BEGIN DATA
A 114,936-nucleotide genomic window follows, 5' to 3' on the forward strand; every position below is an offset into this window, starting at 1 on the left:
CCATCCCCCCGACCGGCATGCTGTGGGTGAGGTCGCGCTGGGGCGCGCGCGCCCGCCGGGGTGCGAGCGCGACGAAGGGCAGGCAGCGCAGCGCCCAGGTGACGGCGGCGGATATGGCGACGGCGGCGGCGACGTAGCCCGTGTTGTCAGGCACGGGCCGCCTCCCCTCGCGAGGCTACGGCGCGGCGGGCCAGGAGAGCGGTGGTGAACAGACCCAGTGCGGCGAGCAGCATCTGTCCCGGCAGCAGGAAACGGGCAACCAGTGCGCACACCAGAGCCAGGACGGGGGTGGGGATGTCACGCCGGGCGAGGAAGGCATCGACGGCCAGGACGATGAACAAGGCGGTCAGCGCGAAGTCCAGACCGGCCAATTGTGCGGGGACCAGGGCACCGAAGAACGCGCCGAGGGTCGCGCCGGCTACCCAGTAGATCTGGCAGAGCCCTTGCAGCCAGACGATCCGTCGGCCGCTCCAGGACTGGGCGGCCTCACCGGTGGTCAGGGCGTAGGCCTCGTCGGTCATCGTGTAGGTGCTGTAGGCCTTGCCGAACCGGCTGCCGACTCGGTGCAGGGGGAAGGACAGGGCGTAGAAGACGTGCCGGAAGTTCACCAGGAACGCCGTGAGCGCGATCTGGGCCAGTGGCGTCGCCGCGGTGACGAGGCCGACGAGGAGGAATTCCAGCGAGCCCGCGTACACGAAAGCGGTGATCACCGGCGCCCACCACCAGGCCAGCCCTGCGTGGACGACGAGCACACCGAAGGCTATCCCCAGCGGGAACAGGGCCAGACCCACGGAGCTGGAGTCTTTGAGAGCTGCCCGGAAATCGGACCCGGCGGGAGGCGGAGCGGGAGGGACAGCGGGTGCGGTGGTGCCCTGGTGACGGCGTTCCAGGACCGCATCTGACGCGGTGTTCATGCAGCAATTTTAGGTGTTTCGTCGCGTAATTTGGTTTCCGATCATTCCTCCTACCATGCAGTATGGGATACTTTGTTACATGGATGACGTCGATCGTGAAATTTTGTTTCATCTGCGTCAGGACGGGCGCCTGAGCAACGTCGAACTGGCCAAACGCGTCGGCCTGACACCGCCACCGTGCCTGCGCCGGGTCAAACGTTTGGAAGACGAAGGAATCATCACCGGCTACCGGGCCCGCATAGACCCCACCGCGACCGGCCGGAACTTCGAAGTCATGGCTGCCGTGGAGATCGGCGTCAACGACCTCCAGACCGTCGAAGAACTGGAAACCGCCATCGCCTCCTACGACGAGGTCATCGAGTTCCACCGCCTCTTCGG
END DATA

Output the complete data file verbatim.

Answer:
A 114,936-nucleotide genomic window follows, 5' to 3' on the forward strand; every position below is an offset into this window, starting at 1 on the left:
CCATCCCCCCGACCGGCATGCTGTGGGTGAGGTCGCGCTGGGGCGCGCGCGCCCGCCGGGGTGCGAGCGCGACGAAGGGCAGGCAGCGCAGCGCCCAGGTGACGGCGGCGGATATGGCGACGGCGGCGGCGACGTAGCCCGTGTTGTCAGGCACGGGCCGCCTCCCCTCGCGAGGCTACGGCGCGGCGGGCCAGGAGAGCGGTGGTGAACAGACCCAGTGCGGCGAGCAGCATCTGTCCCGGCAGCAGGAAACGGGCAACCAGTGCGCACACCAGAGCCAGGACGGGGGTGGGGATGTCACGCCGGGCGAGGAAGGCATCGACGGCCAGGACGATGAACAAGGCGGTCAGCGCGAAGTCCAGACCGGCCAATTGTGCGGGGACCAGGGCACCGAAGAACGCGCCGAGGGTCGCGCCGGCTACCCAGTAGATCTGGCAGAGCCCTTGCAGCCAGACGATCCGTCGGCCGCTCCAGGACTGGGCGGCCTCACCGGTGGTCAGGGCGTAGGCCTCGTCGGTCATCGTGTAGGTGCTGTAGGCCTTGCCGAACCGGCTGCCGACTCGGTGCAGGGGGAAGGACAGGGCGTAGAAGACGTGCCGGAAGTTCACCAGGAACGCCGTGAGCGCGATCTGGGCCAGTGGCGTCGCCGCGGTGACGAGGCCGACGAGGAGGAATTCCAGCGAGCCCGCGTACACGAAAGCGGTGATCACCGGCGCCCACCACCAGGCCAGCCCTGCGTGGACGACGAGCACACCGAAGGCTATCCCCAGCGGGAACAGGGCCAGACCCACGGAGCTGGAGTCTTTGAGAGCTGCCCGGAAATCGGACCCGGCGGGAGGCGGAGCGGGAGGGACAGCGGGTGCGGTGGTGCCCTGGTGACGGCGTTCCAGGACCGCATCTGACGCGGTGTTCATGCAGCAATTTTAGGTGTTTCGTCGCGTAATTTGGTTTCCGATCATTCCTCCTACCATGCAGTATGGGATACTTTGTTACATGGATGACGTCGATCGTGAAATTTTGTTTCATCTGCGTCAGGACGGGCGCCTGAGCAACGTCGAACTGGCCAAACGCGTCGGCCTGACACCGCCACCGTGCCTGCGCCGGGTCAAACGTTTGGAAGACGAAGGAATCATCACCGGCTACCGGGCCCGCATAGACCCCACCGCGACCGGCCGGAACTTCGAAGTCATGGCTGCCGTGGAGATCGGCGTCAACGACCTCCAGACCGTCGAAGAACTGGAAACCGCCATCGCCTCCTACGACGAGGTCATCGAGTTCCACCGCCTCTTCGG